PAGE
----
(image: The Paul Rudolph Foundation)
The Hindu, an online version of India's national newspaper, refers to Paul Rudolph's use of psychology in a recent article titled 'Psychology of Spaces.' The author, Ranjani Govind, writes:
Dr. Shyam K. Bhat, a integrative medicine specialist and neuropsychiatrist, explains how architecture has a telling effect on human psychology. How would you react when someone said, “Architects and psychiatrists have a lot in common?”According to Dr. Shyam,
Diverse fields, unlikely to come together, one would have thought. Not after hearing Dr. Shyam K. Bhat’s talk recently in Bangalore had a packed hall with doctors, architects and students who never actually stopped their volley of questions to understand the not-much-thought-about ideas on built space and its design consequences.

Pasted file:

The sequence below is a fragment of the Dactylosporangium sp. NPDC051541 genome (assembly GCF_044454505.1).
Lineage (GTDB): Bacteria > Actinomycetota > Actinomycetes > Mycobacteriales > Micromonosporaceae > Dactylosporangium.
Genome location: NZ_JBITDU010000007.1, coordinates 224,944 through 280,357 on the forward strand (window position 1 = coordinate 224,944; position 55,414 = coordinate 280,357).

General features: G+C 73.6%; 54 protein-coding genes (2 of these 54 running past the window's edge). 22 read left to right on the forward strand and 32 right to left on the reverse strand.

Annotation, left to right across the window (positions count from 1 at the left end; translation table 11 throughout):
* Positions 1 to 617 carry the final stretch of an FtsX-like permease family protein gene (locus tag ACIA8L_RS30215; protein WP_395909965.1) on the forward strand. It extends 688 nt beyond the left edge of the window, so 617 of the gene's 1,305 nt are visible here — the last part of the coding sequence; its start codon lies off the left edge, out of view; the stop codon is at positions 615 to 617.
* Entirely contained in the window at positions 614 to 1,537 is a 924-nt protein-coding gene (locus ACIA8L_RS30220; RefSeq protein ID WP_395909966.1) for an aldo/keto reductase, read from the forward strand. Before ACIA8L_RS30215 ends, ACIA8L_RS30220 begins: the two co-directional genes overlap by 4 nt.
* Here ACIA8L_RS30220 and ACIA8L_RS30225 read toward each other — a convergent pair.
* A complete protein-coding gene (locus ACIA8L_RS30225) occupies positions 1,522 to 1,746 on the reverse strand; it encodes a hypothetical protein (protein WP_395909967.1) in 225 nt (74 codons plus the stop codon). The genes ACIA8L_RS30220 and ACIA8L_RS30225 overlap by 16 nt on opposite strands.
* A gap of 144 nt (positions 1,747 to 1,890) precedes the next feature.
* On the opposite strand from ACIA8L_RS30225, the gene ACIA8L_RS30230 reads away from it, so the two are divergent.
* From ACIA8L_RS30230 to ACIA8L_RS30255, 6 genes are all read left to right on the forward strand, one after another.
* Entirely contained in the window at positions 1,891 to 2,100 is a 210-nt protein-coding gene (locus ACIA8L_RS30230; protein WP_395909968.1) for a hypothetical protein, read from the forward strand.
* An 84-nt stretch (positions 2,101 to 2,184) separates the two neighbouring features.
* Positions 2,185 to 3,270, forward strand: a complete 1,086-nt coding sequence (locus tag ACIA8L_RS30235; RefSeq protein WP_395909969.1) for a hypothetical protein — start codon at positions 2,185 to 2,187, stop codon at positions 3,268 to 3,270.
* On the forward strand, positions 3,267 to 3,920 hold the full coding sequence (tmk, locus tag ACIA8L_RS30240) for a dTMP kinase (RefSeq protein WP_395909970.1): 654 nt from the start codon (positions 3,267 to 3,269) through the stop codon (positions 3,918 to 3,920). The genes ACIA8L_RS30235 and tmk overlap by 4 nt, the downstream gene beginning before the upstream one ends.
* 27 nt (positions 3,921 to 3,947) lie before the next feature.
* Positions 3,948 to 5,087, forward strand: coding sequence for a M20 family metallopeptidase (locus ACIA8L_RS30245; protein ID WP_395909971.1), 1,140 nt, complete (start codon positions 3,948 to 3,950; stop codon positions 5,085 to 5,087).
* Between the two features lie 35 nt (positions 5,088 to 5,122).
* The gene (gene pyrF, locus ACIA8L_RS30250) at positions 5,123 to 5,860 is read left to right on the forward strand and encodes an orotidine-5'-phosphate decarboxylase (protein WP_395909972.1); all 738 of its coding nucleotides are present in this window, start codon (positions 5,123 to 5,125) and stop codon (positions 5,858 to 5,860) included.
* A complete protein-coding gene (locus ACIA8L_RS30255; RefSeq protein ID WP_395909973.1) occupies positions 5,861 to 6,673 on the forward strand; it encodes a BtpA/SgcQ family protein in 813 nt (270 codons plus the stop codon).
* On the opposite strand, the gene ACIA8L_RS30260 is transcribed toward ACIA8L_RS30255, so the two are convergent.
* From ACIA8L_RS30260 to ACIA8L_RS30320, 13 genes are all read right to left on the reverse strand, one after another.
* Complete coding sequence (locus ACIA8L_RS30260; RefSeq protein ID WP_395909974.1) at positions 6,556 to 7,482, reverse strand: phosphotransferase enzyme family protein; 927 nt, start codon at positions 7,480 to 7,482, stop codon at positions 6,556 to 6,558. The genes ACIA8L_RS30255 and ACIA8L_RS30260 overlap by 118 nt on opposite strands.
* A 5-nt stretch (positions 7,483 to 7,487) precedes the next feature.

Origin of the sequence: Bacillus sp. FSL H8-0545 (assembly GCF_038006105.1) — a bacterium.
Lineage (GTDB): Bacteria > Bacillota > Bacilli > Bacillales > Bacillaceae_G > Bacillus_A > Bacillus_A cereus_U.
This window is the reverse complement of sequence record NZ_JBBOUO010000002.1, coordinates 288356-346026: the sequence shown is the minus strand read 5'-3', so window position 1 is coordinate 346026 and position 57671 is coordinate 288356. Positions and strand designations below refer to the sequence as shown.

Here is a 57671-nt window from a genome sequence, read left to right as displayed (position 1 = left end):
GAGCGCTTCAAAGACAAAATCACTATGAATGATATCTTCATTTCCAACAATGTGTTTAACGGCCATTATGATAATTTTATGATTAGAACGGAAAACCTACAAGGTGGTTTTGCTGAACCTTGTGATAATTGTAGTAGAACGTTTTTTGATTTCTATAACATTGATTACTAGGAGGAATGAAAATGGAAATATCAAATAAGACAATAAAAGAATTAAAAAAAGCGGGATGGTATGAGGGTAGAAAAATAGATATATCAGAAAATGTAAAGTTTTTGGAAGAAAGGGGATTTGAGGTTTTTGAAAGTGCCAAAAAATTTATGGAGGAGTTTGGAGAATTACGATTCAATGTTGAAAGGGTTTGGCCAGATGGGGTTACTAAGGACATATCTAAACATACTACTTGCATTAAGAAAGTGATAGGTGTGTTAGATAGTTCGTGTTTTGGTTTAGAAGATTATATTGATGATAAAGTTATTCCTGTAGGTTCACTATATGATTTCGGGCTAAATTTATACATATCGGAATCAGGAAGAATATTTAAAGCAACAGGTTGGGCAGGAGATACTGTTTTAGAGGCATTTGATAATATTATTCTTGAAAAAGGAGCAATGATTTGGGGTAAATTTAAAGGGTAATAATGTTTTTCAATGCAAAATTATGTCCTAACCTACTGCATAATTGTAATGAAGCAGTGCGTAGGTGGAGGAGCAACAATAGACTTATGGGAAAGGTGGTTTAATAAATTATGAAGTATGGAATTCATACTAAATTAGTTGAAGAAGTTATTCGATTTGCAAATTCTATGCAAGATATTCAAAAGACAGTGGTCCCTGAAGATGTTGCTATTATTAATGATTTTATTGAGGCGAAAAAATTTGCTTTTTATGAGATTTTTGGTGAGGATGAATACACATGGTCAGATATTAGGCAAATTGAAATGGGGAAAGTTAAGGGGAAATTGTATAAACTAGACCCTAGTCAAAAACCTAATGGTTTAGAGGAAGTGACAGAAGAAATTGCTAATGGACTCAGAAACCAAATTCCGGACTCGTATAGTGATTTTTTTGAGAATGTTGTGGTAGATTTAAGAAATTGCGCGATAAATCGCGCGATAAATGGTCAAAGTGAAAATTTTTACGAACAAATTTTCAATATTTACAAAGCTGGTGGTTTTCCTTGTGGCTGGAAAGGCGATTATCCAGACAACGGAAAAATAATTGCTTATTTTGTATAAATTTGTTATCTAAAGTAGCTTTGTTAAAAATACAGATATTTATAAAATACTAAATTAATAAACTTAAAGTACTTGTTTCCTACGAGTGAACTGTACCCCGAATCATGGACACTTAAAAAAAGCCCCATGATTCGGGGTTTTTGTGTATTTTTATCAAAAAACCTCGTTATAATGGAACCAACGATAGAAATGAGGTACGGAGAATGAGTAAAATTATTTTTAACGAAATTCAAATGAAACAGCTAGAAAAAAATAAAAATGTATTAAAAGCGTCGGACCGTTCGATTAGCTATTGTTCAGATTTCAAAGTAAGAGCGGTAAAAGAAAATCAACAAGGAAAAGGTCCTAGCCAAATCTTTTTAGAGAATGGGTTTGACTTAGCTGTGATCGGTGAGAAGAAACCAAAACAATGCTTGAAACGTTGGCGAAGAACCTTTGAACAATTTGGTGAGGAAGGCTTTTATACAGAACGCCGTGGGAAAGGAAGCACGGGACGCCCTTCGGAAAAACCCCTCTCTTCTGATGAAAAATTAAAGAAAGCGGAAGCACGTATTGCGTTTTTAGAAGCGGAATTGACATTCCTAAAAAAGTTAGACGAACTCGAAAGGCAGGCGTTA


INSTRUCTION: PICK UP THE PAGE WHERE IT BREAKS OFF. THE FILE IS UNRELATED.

That architecture has a telling effect on human psychology was the underpinning point of his talk, ‘Psychology of Space,’ backed by studies, theories and experiences.
“An architect who practices in a holistic manner would incorporate insights from different fields including psychology, sociology and perhaps even vaastu, to arrive at functional, aesthetic and healing space,” says Dr. Shyam.
Paul Rudolph, the Carl Jung of architects, believed that architecture was basically about manipulating space, light, proportion, texture and material to fulfil the psychological needs of the occupants.
Famously, he said, “People, if they think about architecture at all, usually think in terms of materials.
While that’s important, it’s not the thing that determines the psychology of the building. It’s really the compression and release of space, the lighting of that space and the progression of one space to another.”